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Facebook hearings may not move needle on regs

Illustration: Sarah Grillo/Axios

After more than 10 hours of grilling Facebook CEO Mark Zuckerberg, Congress is no closer to regulating the platform's privacy practices than it was when the hearings started, Kim Hart and David McCabe report.

The bottom line: It's clear that lawmakers haven't coalesced around a regulatory end-goal, even though the threat remains. As House Energy and Commerce chairman Greg Walden put it after the hearing, "I don’t want to rush into legislation minutes after having the first hearing of this magnitude, but certainly if they can’t clean up their act we’ll clean it up for them.”

Regulation remains a long shot, even if we're hearing more about it. There were plenty of regulatory skeptics among Republicans at the hearings — and no single proposal emerged from the sessions as the go-to way to regulate Facebook.

  • Some Democrats, however, are making tougher privacy enforcement a big part of their message. "Well, the Republicans aren't going to address it," said Rep. Frank Pallone, the top Democrat on E&C. "But I think the Democrats were clear that we want comprehensive legislation."
  • Even if Congress can't get its act together to take action, there are other avenues for regulation. States could pass their own laws, as some are considering, while the the FTC could take action under existing laws.
  • And while broad national privacy legislation doesn't appear to be on the horizon any time soon, President Trump did sign into law an anti-sex trafficking bill that shifts some liability back onto internet platforms, including Facebook.

Kim and David have more here.

Meanwhile: Here are some other notable takes on the hearings:

Our AI future dominates TED2018 talks

Supasorn Suwajanakorn speaks at TED2018. Photo: Bret Hartman/TED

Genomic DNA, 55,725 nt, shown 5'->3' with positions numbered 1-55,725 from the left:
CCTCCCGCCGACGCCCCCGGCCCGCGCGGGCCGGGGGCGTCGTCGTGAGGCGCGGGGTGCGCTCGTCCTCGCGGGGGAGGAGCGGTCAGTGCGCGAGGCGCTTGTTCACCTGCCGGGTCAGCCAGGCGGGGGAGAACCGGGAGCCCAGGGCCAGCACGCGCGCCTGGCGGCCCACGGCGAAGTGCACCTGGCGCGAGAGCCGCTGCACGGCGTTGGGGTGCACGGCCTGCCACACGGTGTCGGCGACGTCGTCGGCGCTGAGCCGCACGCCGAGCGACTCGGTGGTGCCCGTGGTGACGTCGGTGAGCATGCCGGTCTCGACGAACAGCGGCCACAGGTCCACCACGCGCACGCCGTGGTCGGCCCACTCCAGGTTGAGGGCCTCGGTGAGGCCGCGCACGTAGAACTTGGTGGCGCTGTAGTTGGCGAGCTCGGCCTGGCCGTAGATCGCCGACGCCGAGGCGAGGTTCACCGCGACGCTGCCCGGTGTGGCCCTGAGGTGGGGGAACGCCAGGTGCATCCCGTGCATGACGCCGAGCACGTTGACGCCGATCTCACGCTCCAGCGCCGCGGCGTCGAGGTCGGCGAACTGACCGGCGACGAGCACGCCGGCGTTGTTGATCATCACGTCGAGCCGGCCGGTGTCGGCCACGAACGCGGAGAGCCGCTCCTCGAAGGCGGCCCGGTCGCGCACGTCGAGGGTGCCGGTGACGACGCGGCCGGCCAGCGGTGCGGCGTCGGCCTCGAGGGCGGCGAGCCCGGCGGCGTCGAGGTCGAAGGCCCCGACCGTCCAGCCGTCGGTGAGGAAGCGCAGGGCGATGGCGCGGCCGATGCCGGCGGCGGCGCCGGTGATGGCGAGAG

Artificial intelligence is on the verge of reshaping human society. But whether that change will be for the better or worse has been the subject of much debate at this year's TED conference.

Why it matters: Even those laying out the case for a positive AI future painted a picture of society being fundamentally reshaped by the presence of significantly smarter computers. Some of the TED talks describe exciting — sometimes alarming — changes arising from this technology.

No poker face: Dolby Labs chief scientist Poppy Crum spoke in positive terms about the end of the poker face.

  • "I think that's a thing of the past," she said. "While that might sound scary it's not necessarily a bad thing."

Crum talked about how being able to see that which has been traditionally hidden could allow a high school counselor to sense when a student is silently struggling or could enable police to tell the difference between a person who wishes to do harm from someone having a mental health crisis.

My thought bubble: I can't help but worry about a world in which the vulnerable are unable to keep even their innermost thoughts private.

New video tech: From there, things got even more exciting (and/or terrifying depending on your perspective) as Google computer scientist Supasorn Suwajanakorn showed how current technology can be used to transform existing photos and videos to create new videos saying nearly anything.